Explanations for the Rise of Fascism and National Socialism

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Explanations of Fascism and National Socialism

I. Russian Marxists--1920s

A. They used "Fascism" generically to describe Germany as well

B. Their explanation was that Fascism was a bourgeoisie conspiracy to stop a Socialist revolution in Europe, in which Italian leaders collaborated with German leaders to stop Socialism (of course this Fascist movement was therefore economically motivated as it was a bourgeoisie conspiracy)

C. The big problem with this explanation was that it was a mass movement, and mass movements are generally not anti-Socialist conspiracies organized by a few people in dark, smoke-filled rooms

II. Western Marxists--Pre-WWII

A. Formulated an economic reason for both movements' success

B. They discovered that the lower-middle-class (small shop owners, artisans, etc.) were disproportionately attracted to Fascism, and decided that this was because they were the ones most hurt by hyperinflation (their savings were wiped out, but the peasants and workers didn't have anything in the first place) and industrialism (goods now mass produced)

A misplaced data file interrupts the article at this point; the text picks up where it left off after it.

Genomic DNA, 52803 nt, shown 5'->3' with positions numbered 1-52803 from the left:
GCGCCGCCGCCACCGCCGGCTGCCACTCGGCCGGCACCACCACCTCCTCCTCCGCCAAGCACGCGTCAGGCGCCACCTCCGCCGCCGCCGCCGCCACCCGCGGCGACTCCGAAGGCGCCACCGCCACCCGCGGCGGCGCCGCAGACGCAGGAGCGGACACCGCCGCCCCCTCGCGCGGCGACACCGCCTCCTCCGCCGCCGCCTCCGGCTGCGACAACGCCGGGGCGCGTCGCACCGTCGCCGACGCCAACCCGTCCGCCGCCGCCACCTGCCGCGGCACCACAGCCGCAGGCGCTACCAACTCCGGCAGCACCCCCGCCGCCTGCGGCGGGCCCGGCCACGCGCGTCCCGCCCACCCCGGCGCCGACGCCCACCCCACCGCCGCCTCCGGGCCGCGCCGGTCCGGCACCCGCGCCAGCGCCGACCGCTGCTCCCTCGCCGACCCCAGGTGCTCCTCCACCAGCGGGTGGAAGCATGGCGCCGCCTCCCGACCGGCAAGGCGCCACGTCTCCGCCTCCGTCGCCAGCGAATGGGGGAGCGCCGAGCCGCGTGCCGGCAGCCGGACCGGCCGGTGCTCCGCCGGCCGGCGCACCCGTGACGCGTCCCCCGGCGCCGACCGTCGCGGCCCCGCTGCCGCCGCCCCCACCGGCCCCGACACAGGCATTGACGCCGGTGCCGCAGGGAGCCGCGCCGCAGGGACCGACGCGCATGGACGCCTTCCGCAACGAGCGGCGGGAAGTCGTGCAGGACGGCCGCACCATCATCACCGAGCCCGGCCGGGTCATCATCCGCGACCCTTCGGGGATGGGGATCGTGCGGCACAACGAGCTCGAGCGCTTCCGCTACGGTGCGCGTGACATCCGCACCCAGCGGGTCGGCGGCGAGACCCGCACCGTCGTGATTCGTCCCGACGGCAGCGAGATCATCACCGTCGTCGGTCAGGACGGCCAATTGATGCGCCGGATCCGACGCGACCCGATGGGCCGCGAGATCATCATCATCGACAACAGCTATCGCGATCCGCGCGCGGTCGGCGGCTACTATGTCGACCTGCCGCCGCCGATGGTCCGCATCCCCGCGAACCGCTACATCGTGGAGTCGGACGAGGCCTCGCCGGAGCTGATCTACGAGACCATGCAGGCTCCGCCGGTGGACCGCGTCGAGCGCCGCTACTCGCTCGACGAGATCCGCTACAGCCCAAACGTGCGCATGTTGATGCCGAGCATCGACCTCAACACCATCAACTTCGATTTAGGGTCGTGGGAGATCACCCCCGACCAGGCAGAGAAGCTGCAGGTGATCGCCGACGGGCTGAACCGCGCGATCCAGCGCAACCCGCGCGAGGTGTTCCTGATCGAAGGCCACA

C. Therefore Hitler's promise to close down the department stores, therefore putting small shop owners back into the competition, and the Fascist Corporate State, although I don't recall why, appealed to the lower middle class; that's the reason for the parties' successes in that area

III. Western Historians--Post WWII

A. Gave a reason for National Socialism's success

B. It's part of Germany's culture: Germany has always had militaristic, conservative, and nationalistic tendencies

C. This, of course, doesn't explain Fascism

IV. Theory laid out in Hannah Arendt's Origins of Totalitarianism

A. Defined Totalitarianism and Authoritarianism, placing National Socialist Germany and the Soviet Union under the Totalitarian category and Fascist Italy under the Authoritarian category

B. A Totalitarian government had to have:

1. A very strong, singularly powerful leader who usually has a special title; Hitler (de Fuhrer) and Stalin (Comrade, although that...